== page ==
It’s time to start the conversation It’s the conversation of positivity.You need to open up the other side of the conversation.You need to know that you can have better life which is pain free,just by knowing what you need and how to deal with it more better.

How is endometriosis diagnosed and confirmed?

Transvaginal ultrasound scanning appears to be a useful test, both to make and to exclude the diagnosis of an ovarian endometrioma.

MRI scan may be a useful non-invasive tool in diagnosis, especially for subperitoneal deposits.

CA 125 measurement has limited value as a screening test or diagnostic test.

For a definitive diagnosis of most forms of endometriosis, laparoscopy is the gold standard investigation but it is invasive with a small risk of major complications – eg, bowel perforation.On laparoscopic findings, endometriosis is divided into Grade 1 to grade 4.Grade 1 is minimum disease,grade 2 is mild, grade 3 is moderate and Grade 4 endometriosis is severe form.

How is endometriosis treated?

The treatment of endometriosis is usually individually based, depending on the nature and severity of symptoms and the need for future fertility.

Medical treatment may reduce symptoms in 80-90% of patients but none of the treatment options has been shown to reduce recurrence of symptoms once treatment has stopped.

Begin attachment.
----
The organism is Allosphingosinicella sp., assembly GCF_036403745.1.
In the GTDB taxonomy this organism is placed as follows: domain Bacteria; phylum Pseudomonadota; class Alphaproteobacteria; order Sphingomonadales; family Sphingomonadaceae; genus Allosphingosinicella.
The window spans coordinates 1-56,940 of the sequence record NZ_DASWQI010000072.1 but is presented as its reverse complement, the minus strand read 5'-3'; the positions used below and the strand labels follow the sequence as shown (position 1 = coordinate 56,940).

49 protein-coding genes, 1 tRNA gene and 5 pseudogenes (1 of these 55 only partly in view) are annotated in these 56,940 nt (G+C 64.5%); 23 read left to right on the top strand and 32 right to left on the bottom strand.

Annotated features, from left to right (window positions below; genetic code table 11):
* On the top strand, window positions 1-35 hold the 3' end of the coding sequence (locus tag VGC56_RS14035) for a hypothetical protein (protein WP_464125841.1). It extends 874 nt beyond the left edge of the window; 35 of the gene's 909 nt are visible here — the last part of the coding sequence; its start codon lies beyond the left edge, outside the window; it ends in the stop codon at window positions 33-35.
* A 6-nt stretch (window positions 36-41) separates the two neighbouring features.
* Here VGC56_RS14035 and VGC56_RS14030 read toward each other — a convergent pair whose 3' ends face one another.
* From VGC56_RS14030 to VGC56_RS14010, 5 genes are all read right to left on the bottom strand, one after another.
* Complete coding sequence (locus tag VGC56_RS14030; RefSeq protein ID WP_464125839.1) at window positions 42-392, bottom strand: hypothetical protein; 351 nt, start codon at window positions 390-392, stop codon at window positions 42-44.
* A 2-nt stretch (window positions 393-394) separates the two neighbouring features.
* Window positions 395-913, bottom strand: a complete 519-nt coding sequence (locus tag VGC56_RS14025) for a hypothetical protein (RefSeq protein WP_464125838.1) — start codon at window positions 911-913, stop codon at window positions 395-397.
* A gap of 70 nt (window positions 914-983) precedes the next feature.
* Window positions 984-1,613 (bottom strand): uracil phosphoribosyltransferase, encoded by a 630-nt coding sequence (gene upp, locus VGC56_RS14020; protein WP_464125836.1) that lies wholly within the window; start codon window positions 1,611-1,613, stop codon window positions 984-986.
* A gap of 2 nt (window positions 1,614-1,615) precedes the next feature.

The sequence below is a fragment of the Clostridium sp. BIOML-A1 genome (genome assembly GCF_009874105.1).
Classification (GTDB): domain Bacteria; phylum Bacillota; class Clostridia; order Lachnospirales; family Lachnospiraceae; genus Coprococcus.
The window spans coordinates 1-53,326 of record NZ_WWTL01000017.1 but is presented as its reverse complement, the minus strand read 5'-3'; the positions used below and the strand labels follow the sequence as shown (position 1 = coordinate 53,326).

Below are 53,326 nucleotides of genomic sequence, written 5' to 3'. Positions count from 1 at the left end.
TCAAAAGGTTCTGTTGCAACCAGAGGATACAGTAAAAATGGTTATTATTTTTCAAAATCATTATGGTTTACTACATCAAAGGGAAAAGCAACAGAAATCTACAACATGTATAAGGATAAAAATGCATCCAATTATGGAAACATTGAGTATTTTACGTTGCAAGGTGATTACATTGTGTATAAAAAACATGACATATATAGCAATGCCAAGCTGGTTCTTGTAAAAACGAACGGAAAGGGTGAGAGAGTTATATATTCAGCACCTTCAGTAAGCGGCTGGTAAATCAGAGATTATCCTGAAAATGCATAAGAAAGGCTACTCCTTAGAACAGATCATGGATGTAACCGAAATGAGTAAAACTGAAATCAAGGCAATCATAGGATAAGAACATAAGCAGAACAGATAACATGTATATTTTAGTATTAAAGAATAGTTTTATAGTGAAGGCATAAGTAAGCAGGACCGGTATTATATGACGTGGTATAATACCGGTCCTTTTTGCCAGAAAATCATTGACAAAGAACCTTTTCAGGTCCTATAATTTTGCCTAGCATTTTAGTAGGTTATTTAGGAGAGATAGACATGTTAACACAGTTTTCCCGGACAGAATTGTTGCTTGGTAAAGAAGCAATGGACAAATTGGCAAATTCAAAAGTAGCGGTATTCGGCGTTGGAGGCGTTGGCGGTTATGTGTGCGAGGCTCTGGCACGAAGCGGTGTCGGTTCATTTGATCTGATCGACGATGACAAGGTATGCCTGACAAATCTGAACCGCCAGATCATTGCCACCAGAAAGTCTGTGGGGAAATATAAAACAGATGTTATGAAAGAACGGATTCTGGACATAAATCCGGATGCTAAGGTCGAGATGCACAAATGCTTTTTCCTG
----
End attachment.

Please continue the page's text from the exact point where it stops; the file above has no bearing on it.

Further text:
Pain management

The major goal of treatment is to reduce pain.There are 2 options in the management of pain one is non invasive medical line of treatment and the other is invasive surgical line of treatment.

Medical line of treatment

Non-steroidal anti-inflammatory drugs  may be effective in reducing the pain associated with endometriosis, although the evidence to date is inconclusive.Paracetamol, with or without added codeine, is an alternative.

Hormonal drugs: are equally effective: the COCP, danazol, oral or depot medroxyprogesterone acetate  are as effective as the GnRH analogues and can be used long-term.Approximately 80-85% of patients improve with treatment.

Ablation of endometrioid lesions reduces endometriosis-associated pain. The smallest effect is seen in patients with minimal disease.

The levonorgestrel intrauterine system has also been shown to be effective.

Surgical line of treatment

Surgical options include removing severe and deeply infiltrating lesions (which may reduce pain related to endometriosis), ovarian cystectomy (for endometriomas), adhesiolysis and bilateral oophorectomy (often with a hysterectomy).Laparoscopic excision or ablation at the time of diagnostic laparoscopy.